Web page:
Han-Jong Kim

Co.design:Inter.action Design Research Lab.
Designer + Developer
jong2jong2 at kaist.ac.kr
I am a design researcher in the department of industrial design at KAIST, Republic of Korea. I received BSc, MSc, and PhD in industrial design from KAIST.

My research interest is developing new design prototyping tools to support prospective designers. The approach of development lies in integrating scientific knowledge and practical design skills to achieve usable systems. The main objective of my research is to build well-finished prototyping systems to deploy to the public, and derive robust observations and implications from actual usage in the wild. To conduct my previous studies, I was trained as designer-researcher having convergent thinking and skills for visual design, interaction design, system development, and evaluative study.

I have developed several prototyping tools for design scenario (MiniStudio, SketchStudio) and mechanism design (M.Sketch) for my PhD period. Now I am extending my viewpoint to find valuable prototyping system in design practice and education.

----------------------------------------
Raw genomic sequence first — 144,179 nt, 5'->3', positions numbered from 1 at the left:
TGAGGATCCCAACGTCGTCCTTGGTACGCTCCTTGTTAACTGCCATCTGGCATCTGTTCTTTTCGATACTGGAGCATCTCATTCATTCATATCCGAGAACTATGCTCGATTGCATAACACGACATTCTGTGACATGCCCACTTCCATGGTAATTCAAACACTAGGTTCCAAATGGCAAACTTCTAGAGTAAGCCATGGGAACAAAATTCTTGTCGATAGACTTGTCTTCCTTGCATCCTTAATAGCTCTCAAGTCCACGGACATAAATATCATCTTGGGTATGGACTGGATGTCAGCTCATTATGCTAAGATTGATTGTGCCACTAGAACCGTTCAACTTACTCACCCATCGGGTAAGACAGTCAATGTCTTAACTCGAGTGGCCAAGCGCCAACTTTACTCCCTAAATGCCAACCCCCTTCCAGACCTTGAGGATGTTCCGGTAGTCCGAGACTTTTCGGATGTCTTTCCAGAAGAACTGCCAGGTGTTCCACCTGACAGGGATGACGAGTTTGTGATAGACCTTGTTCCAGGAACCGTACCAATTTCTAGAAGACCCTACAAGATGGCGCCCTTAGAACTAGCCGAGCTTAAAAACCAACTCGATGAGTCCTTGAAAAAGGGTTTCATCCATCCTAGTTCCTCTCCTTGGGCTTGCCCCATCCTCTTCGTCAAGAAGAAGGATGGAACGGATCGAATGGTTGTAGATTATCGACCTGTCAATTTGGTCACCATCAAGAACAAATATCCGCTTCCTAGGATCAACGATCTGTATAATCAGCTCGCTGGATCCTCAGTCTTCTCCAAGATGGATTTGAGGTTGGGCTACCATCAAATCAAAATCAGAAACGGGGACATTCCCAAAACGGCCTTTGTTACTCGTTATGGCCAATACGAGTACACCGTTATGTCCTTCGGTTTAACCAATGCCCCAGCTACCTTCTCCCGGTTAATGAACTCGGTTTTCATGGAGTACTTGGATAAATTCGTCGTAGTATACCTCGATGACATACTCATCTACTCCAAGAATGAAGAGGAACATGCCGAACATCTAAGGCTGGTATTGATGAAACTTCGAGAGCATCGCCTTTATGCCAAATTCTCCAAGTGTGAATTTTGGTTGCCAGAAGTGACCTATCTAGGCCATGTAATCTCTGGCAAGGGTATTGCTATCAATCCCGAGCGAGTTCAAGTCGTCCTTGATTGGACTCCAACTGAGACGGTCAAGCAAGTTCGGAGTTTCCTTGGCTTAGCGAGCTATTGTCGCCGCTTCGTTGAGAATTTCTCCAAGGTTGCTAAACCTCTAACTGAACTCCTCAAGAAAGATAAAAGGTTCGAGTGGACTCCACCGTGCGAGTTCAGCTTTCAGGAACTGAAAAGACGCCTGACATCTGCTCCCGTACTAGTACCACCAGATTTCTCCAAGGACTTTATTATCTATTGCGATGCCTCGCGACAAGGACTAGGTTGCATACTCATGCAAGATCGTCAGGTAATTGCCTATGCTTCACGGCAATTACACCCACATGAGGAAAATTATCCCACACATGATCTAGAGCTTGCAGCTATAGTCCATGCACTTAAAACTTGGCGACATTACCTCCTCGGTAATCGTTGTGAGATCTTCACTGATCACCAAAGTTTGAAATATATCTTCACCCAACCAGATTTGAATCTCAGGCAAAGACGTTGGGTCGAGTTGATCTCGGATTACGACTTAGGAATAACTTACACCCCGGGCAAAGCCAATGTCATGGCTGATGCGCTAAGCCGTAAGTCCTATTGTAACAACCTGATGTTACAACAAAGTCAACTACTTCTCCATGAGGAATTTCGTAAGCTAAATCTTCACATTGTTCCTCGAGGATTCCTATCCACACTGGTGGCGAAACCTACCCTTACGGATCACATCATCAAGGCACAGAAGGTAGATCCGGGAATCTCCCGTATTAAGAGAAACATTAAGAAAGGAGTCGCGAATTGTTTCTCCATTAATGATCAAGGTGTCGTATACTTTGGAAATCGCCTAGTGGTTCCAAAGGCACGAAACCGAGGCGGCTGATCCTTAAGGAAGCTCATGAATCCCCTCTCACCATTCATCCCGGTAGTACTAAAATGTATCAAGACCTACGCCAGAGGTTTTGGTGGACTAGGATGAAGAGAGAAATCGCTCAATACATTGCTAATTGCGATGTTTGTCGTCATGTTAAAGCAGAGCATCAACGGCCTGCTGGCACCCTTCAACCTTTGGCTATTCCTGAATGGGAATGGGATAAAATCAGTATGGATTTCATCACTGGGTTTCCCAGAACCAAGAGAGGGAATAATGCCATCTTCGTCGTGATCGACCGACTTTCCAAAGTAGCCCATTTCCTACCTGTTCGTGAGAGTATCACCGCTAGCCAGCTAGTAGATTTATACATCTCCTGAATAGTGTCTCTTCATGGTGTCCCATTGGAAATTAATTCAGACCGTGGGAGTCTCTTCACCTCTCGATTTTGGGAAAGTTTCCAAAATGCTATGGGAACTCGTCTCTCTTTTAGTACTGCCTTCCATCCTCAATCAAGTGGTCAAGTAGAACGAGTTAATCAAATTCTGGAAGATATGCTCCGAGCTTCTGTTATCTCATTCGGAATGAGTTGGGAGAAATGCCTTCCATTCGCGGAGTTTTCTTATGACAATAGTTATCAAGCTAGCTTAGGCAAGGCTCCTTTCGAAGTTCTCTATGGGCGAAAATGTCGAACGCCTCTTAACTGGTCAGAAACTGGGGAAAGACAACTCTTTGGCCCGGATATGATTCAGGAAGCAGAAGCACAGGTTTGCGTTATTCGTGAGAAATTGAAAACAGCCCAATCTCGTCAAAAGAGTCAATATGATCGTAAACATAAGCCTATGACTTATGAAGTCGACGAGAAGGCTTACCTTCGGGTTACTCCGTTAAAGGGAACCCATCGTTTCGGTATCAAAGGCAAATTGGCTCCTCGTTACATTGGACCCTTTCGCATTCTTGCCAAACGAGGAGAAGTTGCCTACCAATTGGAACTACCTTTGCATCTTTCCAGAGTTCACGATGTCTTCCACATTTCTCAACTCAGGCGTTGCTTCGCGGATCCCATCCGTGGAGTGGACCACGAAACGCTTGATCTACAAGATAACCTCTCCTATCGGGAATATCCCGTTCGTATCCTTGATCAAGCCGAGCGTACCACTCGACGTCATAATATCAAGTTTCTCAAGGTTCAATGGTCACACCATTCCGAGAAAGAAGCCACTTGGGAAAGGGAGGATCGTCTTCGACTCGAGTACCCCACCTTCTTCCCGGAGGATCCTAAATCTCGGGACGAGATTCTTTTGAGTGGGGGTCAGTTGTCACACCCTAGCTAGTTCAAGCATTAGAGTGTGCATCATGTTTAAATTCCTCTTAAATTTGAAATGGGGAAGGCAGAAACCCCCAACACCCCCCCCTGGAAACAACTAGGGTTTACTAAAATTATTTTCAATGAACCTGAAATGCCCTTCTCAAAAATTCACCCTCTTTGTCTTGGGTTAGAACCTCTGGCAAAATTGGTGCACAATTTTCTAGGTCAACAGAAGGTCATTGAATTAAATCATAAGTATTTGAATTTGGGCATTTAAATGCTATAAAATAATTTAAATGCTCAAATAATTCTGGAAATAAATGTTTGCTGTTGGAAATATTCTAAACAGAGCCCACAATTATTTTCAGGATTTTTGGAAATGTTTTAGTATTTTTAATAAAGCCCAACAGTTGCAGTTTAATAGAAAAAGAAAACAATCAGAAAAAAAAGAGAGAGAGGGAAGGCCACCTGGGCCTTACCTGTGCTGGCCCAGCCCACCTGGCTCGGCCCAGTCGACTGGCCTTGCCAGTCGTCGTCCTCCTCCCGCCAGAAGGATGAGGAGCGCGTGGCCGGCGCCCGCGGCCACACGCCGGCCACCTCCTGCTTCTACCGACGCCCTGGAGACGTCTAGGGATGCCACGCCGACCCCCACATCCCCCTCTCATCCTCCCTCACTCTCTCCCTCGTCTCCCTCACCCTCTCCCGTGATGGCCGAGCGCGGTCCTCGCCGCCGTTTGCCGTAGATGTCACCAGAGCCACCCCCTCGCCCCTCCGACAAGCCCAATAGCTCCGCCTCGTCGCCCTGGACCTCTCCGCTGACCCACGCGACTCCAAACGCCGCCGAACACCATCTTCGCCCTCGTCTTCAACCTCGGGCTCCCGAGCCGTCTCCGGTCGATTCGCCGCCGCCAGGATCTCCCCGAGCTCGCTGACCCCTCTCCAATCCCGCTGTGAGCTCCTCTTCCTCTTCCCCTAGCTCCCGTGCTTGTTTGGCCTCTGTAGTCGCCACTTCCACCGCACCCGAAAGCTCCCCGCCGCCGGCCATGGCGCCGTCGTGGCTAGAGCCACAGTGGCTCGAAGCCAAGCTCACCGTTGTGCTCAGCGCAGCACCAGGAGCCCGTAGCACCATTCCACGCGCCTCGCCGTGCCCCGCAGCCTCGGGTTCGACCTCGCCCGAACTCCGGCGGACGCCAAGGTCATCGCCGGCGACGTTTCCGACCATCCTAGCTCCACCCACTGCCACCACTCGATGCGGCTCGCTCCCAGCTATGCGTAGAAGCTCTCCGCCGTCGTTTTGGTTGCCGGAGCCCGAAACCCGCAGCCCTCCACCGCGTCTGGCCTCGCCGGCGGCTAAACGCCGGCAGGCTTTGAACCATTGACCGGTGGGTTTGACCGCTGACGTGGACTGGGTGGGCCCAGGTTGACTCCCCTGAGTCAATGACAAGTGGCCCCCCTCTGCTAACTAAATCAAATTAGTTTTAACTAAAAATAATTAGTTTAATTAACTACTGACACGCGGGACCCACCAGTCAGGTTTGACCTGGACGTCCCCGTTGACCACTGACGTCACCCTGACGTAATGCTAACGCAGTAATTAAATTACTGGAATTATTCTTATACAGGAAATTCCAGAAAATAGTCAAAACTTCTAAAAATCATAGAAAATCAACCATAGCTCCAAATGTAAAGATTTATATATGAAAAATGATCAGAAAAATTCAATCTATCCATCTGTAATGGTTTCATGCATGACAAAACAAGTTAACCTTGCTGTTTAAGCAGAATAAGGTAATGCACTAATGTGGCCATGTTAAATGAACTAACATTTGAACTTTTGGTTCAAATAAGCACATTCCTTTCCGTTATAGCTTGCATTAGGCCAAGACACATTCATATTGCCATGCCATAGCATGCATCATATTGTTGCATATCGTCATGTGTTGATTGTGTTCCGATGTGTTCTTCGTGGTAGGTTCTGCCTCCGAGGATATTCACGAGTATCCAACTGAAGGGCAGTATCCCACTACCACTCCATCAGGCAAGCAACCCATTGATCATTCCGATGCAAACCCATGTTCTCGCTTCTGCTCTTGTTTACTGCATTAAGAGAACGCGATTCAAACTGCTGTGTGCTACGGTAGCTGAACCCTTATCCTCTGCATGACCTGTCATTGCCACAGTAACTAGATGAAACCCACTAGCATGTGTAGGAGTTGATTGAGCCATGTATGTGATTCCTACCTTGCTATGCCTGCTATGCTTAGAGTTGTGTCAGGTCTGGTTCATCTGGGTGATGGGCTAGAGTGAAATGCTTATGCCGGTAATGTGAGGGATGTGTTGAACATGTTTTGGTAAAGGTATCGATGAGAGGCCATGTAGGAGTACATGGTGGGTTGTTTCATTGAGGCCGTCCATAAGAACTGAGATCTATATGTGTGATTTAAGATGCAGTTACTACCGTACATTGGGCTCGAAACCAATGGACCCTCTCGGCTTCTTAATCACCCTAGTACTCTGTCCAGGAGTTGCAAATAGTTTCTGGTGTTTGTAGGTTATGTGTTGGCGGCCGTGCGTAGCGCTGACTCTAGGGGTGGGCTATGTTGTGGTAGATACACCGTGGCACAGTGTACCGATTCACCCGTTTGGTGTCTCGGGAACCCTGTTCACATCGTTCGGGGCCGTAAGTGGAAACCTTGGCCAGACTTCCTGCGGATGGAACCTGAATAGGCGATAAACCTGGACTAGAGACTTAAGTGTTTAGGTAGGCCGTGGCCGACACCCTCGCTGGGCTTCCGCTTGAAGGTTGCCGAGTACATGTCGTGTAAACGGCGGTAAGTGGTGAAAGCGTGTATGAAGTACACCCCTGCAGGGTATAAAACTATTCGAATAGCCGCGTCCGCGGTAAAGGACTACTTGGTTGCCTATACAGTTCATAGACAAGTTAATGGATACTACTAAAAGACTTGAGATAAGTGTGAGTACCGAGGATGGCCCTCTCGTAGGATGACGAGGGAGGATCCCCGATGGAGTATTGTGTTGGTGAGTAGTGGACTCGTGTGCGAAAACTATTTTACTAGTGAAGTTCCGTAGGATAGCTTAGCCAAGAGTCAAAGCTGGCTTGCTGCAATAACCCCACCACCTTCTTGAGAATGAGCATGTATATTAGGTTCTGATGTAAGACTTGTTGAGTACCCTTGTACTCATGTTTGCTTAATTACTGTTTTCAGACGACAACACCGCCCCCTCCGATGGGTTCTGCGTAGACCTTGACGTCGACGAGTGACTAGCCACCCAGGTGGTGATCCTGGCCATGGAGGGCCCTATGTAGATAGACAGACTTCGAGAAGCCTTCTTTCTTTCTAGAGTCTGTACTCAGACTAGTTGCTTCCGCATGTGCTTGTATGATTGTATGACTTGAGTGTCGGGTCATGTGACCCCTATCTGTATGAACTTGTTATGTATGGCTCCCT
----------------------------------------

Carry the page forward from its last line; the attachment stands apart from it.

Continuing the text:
Designers’ Tool for Prototyping Ubicomp Space with Interactive Miniature


Recently, it has become common for designers to deal with complex and large-scale ubicomp or IoT spaces. Designers without technical implementation skills have difficulties in prototyping such spaces, especially in the early phases of design. We present miniStudio, a designers’ tool for prototyping ubicomp space with proxemic interactions. It is built on designers’ existing software and modeling materials (Photoshop, Lego, and paper). Interactions can be defined in Photoshop based on five spatial relations: location, distance, motion, orientation, and custom. Projection-based augmented reality was applied to miniatures in order to enable tangible interactions and dynamic representations. Hidden marker stickers and a camera-projector system enable the unobtrusive integration of digital images on the physical miniature. Through the user study with 12 designers and researchers in the ubicomp field, we found that miniStudio supported rapid prototyping of large and complex ideas with multiple connected components. Based on the tool development and the study, we discuss the implications for prototyping ubicomp environments in the early phase of the design.


CHI 2016, May 7-12, 2016, San Jose, CA, USA


Interactive miniature; ubiquitous computing; prototyping; proxemic interaction; Photoshop; augmented reality